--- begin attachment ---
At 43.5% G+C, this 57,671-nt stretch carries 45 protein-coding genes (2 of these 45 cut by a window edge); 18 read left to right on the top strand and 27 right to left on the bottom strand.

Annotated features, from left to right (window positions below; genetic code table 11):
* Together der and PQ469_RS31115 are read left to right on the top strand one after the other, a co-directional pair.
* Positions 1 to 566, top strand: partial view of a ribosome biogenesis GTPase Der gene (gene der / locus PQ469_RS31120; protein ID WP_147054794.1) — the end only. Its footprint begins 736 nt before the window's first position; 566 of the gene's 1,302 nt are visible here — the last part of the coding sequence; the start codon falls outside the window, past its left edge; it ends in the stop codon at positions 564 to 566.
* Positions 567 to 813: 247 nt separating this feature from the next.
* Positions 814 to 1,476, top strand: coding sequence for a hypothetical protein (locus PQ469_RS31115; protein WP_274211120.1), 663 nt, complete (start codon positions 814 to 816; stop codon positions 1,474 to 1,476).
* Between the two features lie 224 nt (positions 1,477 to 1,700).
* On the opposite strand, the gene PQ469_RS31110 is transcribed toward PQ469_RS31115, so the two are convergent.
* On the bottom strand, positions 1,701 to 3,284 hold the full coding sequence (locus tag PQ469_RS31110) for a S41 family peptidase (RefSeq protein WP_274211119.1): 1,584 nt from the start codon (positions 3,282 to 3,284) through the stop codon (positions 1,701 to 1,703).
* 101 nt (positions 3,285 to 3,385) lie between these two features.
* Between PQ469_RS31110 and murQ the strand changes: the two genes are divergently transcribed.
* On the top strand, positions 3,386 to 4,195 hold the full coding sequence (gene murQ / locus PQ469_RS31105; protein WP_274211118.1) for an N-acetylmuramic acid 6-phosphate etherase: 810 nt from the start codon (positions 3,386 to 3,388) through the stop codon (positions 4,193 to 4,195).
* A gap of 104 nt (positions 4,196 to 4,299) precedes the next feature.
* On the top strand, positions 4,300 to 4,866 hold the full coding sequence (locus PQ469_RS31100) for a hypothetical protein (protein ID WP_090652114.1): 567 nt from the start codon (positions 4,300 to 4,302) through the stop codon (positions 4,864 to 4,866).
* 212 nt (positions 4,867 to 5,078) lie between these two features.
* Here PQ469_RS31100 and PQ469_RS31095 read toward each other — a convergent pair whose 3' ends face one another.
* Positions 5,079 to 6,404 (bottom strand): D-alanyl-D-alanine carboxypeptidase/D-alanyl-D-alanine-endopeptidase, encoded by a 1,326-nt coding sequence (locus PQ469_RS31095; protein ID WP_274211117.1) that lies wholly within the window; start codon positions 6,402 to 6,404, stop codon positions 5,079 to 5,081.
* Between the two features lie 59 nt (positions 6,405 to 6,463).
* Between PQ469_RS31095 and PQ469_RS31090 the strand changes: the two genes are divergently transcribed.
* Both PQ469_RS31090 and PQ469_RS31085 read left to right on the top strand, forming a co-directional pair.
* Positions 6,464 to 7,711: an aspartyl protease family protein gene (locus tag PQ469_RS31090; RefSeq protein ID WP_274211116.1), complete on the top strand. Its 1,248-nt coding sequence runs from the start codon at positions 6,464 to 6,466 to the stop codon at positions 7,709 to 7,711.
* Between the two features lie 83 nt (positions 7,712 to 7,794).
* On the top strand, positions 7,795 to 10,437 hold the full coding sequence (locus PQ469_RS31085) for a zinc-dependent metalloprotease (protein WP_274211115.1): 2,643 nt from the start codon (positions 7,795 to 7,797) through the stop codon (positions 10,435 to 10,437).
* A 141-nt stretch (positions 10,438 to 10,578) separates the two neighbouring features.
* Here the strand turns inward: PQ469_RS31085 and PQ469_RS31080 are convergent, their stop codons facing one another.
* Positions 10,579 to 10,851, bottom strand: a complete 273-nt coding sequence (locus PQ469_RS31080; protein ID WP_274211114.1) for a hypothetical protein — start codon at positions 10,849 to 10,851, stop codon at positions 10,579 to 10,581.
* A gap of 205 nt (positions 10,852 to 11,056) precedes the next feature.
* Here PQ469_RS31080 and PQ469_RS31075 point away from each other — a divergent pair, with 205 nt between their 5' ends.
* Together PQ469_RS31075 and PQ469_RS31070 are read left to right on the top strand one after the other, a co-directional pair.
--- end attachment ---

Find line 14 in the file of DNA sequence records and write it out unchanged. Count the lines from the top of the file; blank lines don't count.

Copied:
* On the top strand, positions 4,300 to 4,866 hold the full coding sequence (locus PQ469_RS31100) for a hypothetical protein (protein ID WP_090652114.1): 567 nt from the start codon (positions 4,300 to 4,302) through the stop codon (positions 4,864 to 4,866).